DUNEDIN – The Dunedin City Commission gave the go-ahead on Sept. 23 to move forward on two initiatives that staff say would benefit Dunedin’s economy.
The commission unanimously approved to work with numerous agencies on getting Jolley Trolley service between Clearwater, Dunedin and Tarpon Springs.
The commission also voted 4-1 to approve staff to seek requests for proposals for a citywide branding initiative. Commissioner Dave Carson dissented.
Many groups in the city said they have wanted Jolley Trolley service to Dunedin for about 10 years and are excited that it is now possible for everything to come together and get service as soon as Thanksgiving time this year.
The city has the opportunity that would connect Clearwater Beach, downtown Clearwater, downtown Dunedin, and Tarpon Springs Main Street and sponge docks, said City Manager Rob DiSpirito. It is estimated that this service would bring at least 15,000 to 20,000 additional people to Dunedin each year, he said.
Dunedin’s portion of the cost would be $43,710, but the Downtown Merchant’s Association may be able to provide the city with about $15,000 to help with that. PSTA and Tarpon Springs would also potentially commit funds to the Jolley Trolley service. The PSTA board did approve funds for the route, and Tarpon Springs officials were set to discuss the matter at their meeting the following week. If all the approvals went through, the service could be available by early November, in time for Thanksgiving, DiSpirito said.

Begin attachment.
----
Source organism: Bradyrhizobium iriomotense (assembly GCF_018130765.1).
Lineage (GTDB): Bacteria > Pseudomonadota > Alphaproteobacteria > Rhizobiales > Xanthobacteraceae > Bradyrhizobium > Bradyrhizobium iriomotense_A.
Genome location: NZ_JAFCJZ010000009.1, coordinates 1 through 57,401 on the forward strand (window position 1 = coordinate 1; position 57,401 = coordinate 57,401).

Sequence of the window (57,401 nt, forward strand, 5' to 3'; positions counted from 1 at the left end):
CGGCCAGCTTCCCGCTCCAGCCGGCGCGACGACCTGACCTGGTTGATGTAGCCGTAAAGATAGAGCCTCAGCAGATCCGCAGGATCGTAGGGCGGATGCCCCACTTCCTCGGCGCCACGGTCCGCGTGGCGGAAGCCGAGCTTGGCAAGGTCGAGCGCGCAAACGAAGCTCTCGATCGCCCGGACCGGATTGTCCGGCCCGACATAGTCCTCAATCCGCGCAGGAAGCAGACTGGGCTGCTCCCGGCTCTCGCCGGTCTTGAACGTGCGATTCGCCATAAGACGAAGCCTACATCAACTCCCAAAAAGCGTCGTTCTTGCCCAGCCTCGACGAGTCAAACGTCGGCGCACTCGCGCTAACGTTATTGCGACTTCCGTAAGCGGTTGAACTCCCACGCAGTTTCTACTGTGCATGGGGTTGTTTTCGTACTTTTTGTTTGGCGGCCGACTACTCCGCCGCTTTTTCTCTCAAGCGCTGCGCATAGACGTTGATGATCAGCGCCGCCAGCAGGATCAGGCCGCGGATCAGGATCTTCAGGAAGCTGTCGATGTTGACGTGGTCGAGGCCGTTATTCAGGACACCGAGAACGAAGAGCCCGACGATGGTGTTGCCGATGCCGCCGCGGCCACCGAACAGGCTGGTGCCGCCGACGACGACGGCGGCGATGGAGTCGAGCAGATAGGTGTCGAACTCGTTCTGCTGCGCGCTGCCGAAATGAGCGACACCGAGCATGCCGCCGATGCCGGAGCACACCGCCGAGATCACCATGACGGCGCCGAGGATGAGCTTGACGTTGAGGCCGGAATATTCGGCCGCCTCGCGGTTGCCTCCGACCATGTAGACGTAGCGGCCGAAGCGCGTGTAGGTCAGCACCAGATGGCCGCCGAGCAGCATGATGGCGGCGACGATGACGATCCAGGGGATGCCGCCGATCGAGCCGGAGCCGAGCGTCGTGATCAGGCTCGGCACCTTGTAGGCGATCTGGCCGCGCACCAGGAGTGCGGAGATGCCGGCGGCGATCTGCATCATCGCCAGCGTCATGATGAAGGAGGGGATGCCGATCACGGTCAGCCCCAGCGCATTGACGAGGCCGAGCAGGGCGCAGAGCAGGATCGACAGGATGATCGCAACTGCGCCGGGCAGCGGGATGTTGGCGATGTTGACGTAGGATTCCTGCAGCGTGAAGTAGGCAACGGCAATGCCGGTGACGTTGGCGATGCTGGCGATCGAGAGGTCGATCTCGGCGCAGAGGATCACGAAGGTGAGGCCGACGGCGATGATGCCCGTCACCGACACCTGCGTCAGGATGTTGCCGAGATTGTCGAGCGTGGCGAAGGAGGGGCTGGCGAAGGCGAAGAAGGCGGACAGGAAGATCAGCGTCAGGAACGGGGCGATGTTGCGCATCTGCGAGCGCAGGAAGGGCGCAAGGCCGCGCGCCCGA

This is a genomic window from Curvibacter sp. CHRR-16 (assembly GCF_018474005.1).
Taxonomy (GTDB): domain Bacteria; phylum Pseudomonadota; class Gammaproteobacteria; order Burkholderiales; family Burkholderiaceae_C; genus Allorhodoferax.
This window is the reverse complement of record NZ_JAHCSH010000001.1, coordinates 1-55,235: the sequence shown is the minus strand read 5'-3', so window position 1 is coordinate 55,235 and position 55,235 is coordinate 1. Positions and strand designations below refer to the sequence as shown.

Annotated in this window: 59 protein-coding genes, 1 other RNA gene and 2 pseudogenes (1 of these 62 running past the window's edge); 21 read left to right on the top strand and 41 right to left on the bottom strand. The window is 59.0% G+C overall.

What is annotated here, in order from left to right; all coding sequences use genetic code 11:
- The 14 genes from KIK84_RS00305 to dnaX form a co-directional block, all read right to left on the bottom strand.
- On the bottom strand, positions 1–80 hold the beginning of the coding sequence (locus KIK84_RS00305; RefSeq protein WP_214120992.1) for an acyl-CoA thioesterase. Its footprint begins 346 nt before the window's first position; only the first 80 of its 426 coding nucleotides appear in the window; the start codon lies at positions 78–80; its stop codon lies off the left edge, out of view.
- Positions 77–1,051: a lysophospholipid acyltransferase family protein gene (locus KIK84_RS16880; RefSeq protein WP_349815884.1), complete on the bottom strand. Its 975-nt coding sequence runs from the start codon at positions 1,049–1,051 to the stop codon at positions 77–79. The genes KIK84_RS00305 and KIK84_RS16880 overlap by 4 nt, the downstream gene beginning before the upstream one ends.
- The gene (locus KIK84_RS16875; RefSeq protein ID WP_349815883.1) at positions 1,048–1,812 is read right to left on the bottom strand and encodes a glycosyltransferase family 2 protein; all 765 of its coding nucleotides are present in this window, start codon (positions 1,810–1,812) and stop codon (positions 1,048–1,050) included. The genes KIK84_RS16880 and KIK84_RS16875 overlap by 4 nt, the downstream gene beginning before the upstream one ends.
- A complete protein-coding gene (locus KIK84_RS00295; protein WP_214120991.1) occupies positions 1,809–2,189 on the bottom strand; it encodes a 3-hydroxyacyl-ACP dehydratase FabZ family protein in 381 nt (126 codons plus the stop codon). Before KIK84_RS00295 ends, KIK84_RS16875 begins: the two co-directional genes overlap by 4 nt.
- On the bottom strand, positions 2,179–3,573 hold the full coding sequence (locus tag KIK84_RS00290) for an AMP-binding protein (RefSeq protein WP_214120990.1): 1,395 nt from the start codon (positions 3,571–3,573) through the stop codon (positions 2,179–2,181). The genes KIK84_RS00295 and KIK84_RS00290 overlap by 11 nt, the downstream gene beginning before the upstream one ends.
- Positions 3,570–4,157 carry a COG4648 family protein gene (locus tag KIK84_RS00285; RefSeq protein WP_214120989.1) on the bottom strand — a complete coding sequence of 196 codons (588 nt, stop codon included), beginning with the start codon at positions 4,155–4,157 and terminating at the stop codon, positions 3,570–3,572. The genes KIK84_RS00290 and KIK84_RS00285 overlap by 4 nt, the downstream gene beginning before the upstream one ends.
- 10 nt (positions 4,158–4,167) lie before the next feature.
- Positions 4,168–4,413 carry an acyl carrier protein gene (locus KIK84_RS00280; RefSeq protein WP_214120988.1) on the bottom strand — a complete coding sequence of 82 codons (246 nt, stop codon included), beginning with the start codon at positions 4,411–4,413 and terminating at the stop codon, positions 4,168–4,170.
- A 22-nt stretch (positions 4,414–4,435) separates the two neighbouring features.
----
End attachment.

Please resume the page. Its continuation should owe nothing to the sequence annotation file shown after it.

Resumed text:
The Downtown Merchant’s Association, Dunedin Community Redevelopment Agency Advisory Committee, and the Dunedin Chamber of Commerce support the initiative, as well as the various concierges on Clearwater Beach, DiSpirito said, and the overall reaction from residents has been positive. This would be an hourly service, running on Fridays and Saturdays from 10 a.m. to midnight and on Sundays from 10 a.m. to 10 p.m.
DiSpirito said that a successful North County trolley service has many positives, including the following: An influx of people to Clearwater, Dunedin and Tarpon Springs to shop, eat, play, and go to special events; reducing the reliance on private automobiles which are usually used by single occupants; less strain on downtown parking spaces; provide safe, cheap transport for people who desire to drink alcohol in various areas; the possibility to gain future Department of Transportation grants allocated for trolley or bus services; potential route enhancements that could include Honeymoon Island and Palm Harbor business district, and more stops would allow more local residents to use the service regularly. Also, if the Penny for Pinellas sales tax is approved again in 2012, then there is the potential that the total trolley route could be funded entirely by PSTA. The trolley service has been used successfully in south county for many years, he said, which would help indicate that north county could have the same success.